The National Register of Historic Places was created by the National Historic Preservation Act of 1966. It is managed by the National Park Service, in cooperation with each State’s Historic Preservation Office (SHPO). Visit the National Park Service website for useful information about the National Register, the process of listing a property, and resources for finding places that are already listed on the register.

The Pennsylvania State Historic Preservation Office (PA SHPO) is a bureau within the Pennsylvania Historical and Museum Commission in Harrisburg. Visit their website for information on their role in the listing process, forms and contact information and helpful theme studies and context statements. According to their website “Historic contexts help assess the significance of a property by determining if a property represents a significant part of history, architecture, archaeology, engineering, or culture of a geographical area.”

Our FAQ on the main Resources page offers some information about the National Register for homeowners.



Neighborhood Preservation Toolkit from PennPraxis at the University of Pennsylvania. Winner of a Pennsylvania Historic Preservation Award. It is published in English, Chinese, and Spanish, and is available for download as the full version or as individual chapters.

Philadelphia Rowhouse Manual, from the Philadelphia City Planning Commission to help residents learn about their row homes and what they can do to maintain and update them. Useful whether you live in Philadelphia or elsewhere.



The Pennsylvania Historical and Museum Commission (PHMC) is the official history agency of the Commonwealth of Pennsylvania. The State Historic Preservation Office (SHPO) is a bureau within the PHMC. It is responsible for the collection, conservation, and interpretation of Pennsylvania’s historic heritage. The Pennsylvania State Archives, the State Museum of Pennsylvania, the Pennsylvania Trails of History (historic sites and museums), the Pennsylvania State Historic Preservation Office, and the Bureau of Management Services are all part of the PHMC. Visit their website for information, research and resources.

To learn about using the PA-Share platform, watch our webinar, featuring Shelby Splain, Education and Outreach Coordinator for the PHMC–PA State Historic Preservation Office. Click here to get links, slides and watch the video on our website in the News/Blog section. Click here to watch the webinar on YouTube.



Partners for Sacred Places helps active congregations in older sacred places plan for the future.  They assist with programming planning, capital campaign training and fundraising strategies, along with technical assistance, and grants. Grant funding is available through the National Fund for Historic Places.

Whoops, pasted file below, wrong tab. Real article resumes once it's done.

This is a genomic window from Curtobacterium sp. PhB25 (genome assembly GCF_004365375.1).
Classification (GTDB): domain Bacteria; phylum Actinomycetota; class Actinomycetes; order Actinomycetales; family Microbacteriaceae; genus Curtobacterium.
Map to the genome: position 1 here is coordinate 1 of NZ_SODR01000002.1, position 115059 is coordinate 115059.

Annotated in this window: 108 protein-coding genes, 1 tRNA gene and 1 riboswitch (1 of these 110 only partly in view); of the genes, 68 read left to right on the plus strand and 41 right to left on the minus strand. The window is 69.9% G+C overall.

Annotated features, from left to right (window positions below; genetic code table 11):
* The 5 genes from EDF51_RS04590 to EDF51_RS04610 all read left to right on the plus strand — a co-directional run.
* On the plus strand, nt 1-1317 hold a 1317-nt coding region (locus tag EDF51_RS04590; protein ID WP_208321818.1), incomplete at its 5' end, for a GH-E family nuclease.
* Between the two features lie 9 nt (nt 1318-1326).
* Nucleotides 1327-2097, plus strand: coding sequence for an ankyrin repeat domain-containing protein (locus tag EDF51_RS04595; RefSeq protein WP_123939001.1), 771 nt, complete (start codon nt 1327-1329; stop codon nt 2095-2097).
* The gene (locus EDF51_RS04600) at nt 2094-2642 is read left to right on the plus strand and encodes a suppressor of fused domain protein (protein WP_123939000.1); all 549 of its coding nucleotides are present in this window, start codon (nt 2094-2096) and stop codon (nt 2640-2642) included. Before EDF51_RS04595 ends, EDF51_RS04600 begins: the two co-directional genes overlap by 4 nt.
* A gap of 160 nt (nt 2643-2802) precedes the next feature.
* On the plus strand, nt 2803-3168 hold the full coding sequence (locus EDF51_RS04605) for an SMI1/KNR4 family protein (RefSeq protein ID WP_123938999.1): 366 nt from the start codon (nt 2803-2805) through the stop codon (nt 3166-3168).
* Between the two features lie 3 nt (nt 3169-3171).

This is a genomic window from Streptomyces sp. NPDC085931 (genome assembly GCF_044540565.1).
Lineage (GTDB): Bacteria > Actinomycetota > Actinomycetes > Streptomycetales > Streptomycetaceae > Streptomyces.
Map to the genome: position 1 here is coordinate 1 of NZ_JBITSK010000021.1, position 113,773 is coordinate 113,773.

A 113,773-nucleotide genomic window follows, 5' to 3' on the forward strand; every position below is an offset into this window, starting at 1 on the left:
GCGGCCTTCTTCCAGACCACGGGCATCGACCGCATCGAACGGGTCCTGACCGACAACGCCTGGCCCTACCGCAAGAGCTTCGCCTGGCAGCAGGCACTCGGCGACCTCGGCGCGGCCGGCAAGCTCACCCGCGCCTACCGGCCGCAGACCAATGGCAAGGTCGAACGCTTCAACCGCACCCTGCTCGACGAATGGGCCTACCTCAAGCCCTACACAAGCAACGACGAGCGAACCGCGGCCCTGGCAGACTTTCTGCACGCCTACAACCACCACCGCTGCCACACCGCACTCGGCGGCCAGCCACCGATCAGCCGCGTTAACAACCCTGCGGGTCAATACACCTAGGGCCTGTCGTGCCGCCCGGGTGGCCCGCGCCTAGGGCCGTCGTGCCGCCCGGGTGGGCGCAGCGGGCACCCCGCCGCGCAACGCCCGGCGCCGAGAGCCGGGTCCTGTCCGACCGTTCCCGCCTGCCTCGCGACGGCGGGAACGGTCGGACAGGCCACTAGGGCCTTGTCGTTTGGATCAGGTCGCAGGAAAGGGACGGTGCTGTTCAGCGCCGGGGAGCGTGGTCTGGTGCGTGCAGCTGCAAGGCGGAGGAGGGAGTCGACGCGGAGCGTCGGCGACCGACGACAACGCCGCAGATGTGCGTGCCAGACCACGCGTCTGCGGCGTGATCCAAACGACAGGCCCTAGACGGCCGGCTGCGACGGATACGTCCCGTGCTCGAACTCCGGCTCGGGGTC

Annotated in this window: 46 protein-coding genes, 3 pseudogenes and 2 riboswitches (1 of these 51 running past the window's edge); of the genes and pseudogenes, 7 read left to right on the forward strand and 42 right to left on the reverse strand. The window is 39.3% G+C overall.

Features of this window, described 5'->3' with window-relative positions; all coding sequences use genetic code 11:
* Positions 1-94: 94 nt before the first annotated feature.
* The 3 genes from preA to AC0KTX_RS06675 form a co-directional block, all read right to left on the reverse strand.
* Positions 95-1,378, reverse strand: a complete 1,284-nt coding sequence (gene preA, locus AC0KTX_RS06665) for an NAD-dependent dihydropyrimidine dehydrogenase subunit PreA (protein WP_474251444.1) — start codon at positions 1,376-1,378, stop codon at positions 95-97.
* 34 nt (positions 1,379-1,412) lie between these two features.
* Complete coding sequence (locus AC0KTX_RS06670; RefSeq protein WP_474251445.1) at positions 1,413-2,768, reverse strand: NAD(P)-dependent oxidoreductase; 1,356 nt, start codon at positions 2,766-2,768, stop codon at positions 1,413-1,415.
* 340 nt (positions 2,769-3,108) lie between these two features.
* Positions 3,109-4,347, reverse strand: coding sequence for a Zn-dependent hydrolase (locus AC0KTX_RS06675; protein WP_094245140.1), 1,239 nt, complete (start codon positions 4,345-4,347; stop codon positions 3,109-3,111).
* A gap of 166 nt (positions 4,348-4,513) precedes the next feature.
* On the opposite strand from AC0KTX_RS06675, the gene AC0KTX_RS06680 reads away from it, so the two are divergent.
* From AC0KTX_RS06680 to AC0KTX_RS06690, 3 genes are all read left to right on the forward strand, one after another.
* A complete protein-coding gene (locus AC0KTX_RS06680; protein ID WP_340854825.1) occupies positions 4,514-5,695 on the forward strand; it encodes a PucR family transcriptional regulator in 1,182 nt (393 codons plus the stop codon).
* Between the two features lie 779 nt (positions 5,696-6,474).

Partners for Sacred Places offers this guide for churches facing transition.

(For cemeteries and burial grounds, see above.)



American Memory at the Library of Congress: “Administered since 1933 through cooperative agreements with the National Park Service, the Library of Congress, and the private sector, ongoing programs of the National Park Service have recorded America’s built environment in multi-format surveys comprising more than 581,000 measured drawings, large-format photographs, and written histories for more than 43,000 historic structures and sites dating from Pre-Columbian times to the twentieth century. This online presentation of the HABS/HAER/HALS collections includes digitized images of measured drawings, black-and-white photographs, color transparencies, photo captions, written history pages, and supplemental materials.” Access the Historic American Building Survey, the Historic American Engineering Record and the Historic American Landscape Survey records at this link.

National Register of Historic Places and National Historic Landmarks: The National Historic Preservation Act of 1966 created the National Register, which now lists more than 95,000 properties considered worthy of preservation. The documentation holds information on more than 1.4 million individual resources–buildings, sites, districts, structures, and objects. Click here for more information on how to use the database via the National Park Service or search the Pennsylvania Historical & Museum Commission CGIS database.

Historic Preservation Tax Credits

Preservation Pennsylvania led advocacy efforts that resulted in the state historic preservation tax credit. We also advocate at the national level for the preservation and enhancement of the preservation tax credit. Here are some helpful resources that demonstrate the effectiveness of the state and federal tax credits in saving old buildings, creating jobs and driving economic revitalization.

Pennsylvania’s Independent Fiscal Office (IFO) reviews all state tax credits over a five-year period. Click here to access the IFO Historic Preservation Tax Credit Report, published in January 2019.

Preservation Pennsylvania commissioned a study to evaluate the state historic preservation tax credit. Read the  Executive Summary or the Full ReportThe Missing Key: A Study of the Impact and Potential of the Pennsylvania State Historic Tax Credit.